Some scientists believe that a genetic predisposition to lichen sclerosus exists. A genetic predisposition means that a person may carry a gene for a disease but it may not be expressed unless something in the environment triggers the disease.

Affected Populations

Lichen sclerosus affects mostly females, usually between the ages of 40 and 60 years. Cases involving younger females and males have also been identified in the medical literature in the United States, and cases have been reported that involve female children under the age of thirteen. Females are six times as likely to be affected as are males.

Standard Therapies

Diagnosis

Lichen sclerosus is diagnosed in advanced cases by looking at the skin affected. Milder cases require a thorough clinical evaluation, identification of characteristic physical features, and a detailed patient history. In order to be sure of the diagnosis in mild cases, a skin biopsy is almost invariably undertaken.



Treatment

Patients with non-genital lichen sclerosus should remain watchful about the course of the disease but may not need to treat it. However, even mild symptoms of genital or perianal lichen sclerosus should be treated in order to avoid the scarring that can lead to the narrowing of vaginal or anal openings.



Treatment consists of the use of one or another of the ultrapotent corticosteroids that are available by prescription as a cream or ointment. Ultrapotent corticosteroids available in the United States include: betamethasone diproprionate, clobetasol propionate, diflorasone diacetate, and halobetasol propionate. These drugs may stop the itching within days or a couple of weeks. Within a few months of regular use, they may make it possible for skin to regain its strength and texture, but they cannot affect scarring or changes in skin color that may already have taken place.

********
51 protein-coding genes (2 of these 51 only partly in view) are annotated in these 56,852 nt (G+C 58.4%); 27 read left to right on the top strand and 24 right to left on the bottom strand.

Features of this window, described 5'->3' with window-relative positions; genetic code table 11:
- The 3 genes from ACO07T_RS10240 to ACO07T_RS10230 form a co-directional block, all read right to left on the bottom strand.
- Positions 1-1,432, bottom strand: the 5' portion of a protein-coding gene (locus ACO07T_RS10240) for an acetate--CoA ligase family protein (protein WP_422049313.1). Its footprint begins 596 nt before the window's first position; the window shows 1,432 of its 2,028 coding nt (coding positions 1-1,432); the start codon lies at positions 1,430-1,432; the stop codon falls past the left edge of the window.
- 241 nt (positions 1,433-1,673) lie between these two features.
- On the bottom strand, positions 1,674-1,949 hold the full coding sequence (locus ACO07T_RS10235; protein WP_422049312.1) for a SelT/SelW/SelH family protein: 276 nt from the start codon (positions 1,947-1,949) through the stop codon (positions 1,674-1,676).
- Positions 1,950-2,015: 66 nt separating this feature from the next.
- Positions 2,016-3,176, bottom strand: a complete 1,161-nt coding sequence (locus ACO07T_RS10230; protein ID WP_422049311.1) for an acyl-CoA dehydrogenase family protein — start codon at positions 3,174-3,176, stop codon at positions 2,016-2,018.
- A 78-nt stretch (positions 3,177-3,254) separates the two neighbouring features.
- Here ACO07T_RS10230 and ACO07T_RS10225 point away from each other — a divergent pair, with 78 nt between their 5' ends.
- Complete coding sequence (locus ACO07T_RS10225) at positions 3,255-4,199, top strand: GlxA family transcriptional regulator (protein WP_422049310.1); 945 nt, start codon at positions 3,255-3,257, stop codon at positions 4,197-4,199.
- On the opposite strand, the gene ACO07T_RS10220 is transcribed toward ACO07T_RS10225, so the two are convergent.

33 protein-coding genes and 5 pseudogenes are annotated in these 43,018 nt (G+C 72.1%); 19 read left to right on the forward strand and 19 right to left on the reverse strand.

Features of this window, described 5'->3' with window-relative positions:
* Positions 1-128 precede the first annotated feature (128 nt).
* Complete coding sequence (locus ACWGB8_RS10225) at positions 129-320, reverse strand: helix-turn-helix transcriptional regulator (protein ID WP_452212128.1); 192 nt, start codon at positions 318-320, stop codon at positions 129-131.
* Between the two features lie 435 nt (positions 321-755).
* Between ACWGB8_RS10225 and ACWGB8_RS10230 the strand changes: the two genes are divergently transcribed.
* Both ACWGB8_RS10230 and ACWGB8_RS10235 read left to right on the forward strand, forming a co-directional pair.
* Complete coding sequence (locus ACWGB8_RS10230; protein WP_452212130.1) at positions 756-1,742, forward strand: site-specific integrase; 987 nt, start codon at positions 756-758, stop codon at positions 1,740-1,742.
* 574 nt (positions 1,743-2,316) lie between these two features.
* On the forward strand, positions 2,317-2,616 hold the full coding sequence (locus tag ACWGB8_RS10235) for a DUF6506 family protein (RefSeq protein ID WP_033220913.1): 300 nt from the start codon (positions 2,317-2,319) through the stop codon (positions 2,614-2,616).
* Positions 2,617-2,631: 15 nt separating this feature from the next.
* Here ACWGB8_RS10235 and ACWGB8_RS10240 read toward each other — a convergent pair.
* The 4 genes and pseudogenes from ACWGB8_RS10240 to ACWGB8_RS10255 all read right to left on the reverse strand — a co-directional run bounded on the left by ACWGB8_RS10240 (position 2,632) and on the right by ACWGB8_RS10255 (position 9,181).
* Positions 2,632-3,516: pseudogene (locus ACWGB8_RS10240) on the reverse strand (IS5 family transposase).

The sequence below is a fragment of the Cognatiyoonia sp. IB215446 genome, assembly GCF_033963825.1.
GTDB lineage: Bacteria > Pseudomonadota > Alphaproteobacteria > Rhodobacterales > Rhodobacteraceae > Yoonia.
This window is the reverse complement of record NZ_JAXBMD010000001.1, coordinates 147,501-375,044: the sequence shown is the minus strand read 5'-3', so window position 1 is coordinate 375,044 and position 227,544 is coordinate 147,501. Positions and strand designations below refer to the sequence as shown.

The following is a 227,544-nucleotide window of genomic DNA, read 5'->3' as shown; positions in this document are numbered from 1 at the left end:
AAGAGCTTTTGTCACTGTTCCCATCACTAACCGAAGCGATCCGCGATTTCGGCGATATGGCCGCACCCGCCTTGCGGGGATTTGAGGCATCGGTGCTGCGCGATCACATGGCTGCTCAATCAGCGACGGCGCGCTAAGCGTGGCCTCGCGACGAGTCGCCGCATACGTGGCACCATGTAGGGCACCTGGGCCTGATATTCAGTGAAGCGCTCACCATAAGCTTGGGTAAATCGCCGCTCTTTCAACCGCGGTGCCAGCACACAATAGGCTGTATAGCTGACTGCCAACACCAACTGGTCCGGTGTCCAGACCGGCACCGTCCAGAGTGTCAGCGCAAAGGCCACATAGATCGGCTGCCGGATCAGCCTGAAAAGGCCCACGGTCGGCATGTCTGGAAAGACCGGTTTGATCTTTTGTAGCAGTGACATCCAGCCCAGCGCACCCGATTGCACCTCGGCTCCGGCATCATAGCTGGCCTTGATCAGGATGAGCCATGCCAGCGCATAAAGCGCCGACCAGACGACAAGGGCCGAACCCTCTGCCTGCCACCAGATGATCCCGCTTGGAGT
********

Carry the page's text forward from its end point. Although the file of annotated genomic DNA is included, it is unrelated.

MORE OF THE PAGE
In very severe cases, surgical removal of affected skin layers may be of benefit. In males, circumcision may be helpful (if the foreskin is involved).

Investigational Therapies

Clinical trials of low-dose ultraviolet light therapy, either alone or in combination with drug therapy, have been reported. More studies are needed to determine the efficacy and safety of this treatment for patients with lichen sclerosus, as well as the potential duration of relief from symptoms.



Information on current clinical trials is posted on the Internet at www.clinicaltrials.gov. All studies receiving U.S. government funding, and some supported by private industry, are posted on this government web site.



For information about clinical trials being conducted at the NIH Clinical Center in Bethesda, MD, contact the NIH Patient Recruitment Office:



Tollfree: (800) 411-1222

TTY: (866) 411-1010

Email: prpl@cc.nih.gov



For information about clinical trials sponsored by private sources, contact:

www.centerwatch.com

References

TEXTBOOKS

Goldman BD. Lichen Sclerosis. In: NORD Guide to Rare Disorders. Lippincott Williams & Wilkins. Philadelphia, PA. 2003:126.



Champion RH, Burton JL, Ebling FJG, eds. Textbook of Dermatology. 5th ed. Blackwell Scientific Publications. London, UK; 1992:2269-74; 2813-14.



Jones III H, Wentz AC, Burnett LS, eds. Novak's Textbook of Gynecology. 11th ed. William & Wilkins, Baltimore, MD; 1988:587-88 .



JOURNAL ARTICLES

Kizer Ws, Prarie T, Morey AF. Balanitis xerotica obliyerans: epidemiologic distribution in an equal access health care system. South Med J. 2003;96:9-11.



Tasker GL, Wojnarowska F. Lichen sclerosus. Clin Exp Dermatol. 2003;28:128-33.



Neill SM, Tatnall FM, Cox NH. British Association of Dermatologists. Guidelines for the management of lichen sclerosus. Br J Dermatol. 2002;147:640-49.



Wong YW, Powell J. Lichen sclerosus. A review. Minerva Med. 2002;93:95-99.